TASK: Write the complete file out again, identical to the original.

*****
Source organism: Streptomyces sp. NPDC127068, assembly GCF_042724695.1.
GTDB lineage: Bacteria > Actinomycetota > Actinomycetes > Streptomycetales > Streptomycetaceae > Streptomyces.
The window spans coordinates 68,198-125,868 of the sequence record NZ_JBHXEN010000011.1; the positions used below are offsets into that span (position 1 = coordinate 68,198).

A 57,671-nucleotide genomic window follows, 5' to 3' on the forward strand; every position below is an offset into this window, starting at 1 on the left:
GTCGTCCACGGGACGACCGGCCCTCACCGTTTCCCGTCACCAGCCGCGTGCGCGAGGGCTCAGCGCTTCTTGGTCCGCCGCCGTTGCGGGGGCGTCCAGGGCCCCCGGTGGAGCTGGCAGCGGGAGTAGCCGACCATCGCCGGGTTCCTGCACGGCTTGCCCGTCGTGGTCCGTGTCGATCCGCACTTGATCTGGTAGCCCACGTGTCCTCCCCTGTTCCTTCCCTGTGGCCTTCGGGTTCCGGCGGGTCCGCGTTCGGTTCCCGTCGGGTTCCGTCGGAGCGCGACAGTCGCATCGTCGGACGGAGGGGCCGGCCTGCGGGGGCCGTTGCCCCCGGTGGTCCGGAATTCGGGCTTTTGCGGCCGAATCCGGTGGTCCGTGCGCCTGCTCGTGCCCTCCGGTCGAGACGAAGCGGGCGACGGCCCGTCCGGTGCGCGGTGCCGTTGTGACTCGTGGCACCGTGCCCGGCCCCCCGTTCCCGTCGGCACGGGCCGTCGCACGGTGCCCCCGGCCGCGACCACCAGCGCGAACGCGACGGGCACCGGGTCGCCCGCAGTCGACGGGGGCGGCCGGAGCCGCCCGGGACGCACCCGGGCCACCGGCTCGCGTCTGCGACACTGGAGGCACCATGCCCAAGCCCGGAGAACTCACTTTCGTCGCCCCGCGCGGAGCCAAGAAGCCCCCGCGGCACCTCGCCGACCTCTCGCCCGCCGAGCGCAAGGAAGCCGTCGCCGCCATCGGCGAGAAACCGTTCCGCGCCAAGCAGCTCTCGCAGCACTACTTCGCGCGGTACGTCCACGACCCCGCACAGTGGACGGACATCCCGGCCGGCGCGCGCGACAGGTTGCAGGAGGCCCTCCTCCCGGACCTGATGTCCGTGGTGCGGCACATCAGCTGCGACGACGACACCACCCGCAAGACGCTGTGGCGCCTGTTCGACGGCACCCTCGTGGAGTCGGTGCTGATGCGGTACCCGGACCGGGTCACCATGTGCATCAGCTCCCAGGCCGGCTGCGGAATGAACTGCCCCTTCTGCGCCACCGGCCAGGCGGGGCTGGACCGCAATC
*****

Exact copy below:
Source organism: Streptomyces sp. NPDC127068, assembly GCF_042724695.1.
GTDB lineage: Bacteria > Actinomycetota > Actinomycetes > Streptomycetales > Streptomycetaceae > Streptomyces.
The window spans coordinates 68,198-125,868 of the sequence record NZ_JBHXEN010000011.1; the positions used below are offsets into that span (position 1 = coordinate 68,198).

A 57,671-nucleotide genomic window follows, 5' to 3' on the forward strand; every position below is an offset into this window, starting at 1 on the left:
GTCGTCCACGGGACGACCGGCCCTCACCGTTTCCCGTCACCAGCCGCGTGCGCGAGGGCTCAGCGCTTCTTGGTCCGCCGCCGTTGCGGGGGCGTCCAGGGCCCCCGGTGGAGCTGGCAGCGGGAGTAGCCGACCATCGCCGGGTTCCTGCACGGCTTGCCCGTCGTGGTCCGTGTCGATCCGCACTTGATCTGGTAGCCCACGTGTCCTCCCCTGTTCCTTCCCTGTGGCCTTCGGGTTCCGGCGGGTCCGCGTTCGGTTCCCGTCGGGTTCCGTCGGAGCGCGACAGTCGCATCGTCGGACGGAGGGGCCGGCCTGCGGGGGCCGTTGCCCCCGGTGGTCCGGAATTCGGGCTTTTGCGGCCGAATCCGGTGGTCCGTGCGCCTGCTCGTGCCCTCCGGTCGAGACGAAGCGGGCGACGGCCCGTCCGGTGCGCGGTGCCGTTGTGACTCGTGGCACCGTGCCCGGCCCCCCGTTCCCGTCGGCACGGGCCGTCGCACGGTGCCCCCGGCCGCGACCACCAGCGCGAACGCGACGGGCACCGGGTCGCCCGCAGTCGACGGGGGCGGCCGGAGCCGCCCGGGACGCACCCGGGCCACCGGCTCGCGTCTGCGACACTGGAGGCACCATGCCCAAGCCCGGAGAACTCACTTTCGTCGCCCCGCGCGGAGCCAAGAAGCCCCCGCGGCACCTCGCCGACCTCTCGCCCGCCGAGCGCAAGGAAGCCGTCGCCGCCATCGGCGAGAAACCGTTCCGCGCCAAGCAGCTCTCGCAGCACTACTTCGCGCGGTACGTCCACGACCCCGCACAGTGGACGGACATCCCGGCCGGCGCGCGCGACAGGTTGCAGGAGGCCCTCCTCCCGGACCTGATGTCCGTGGTGCGGCACATCAGCTGCGACGACGACACCACCCGCAAGACGCTGTGGCGCCTGTTCGACGGCACCCTCGTGGAGTCGGTGCTGATGCGGTACCCGGACCGGGTCACCATGTGCATCAGCTCCCAGGCCGGCTGCGGAATGAACTGCCCCTTCTGCGCCACCGGCCAGGCGGGGCTGGACCGCAATC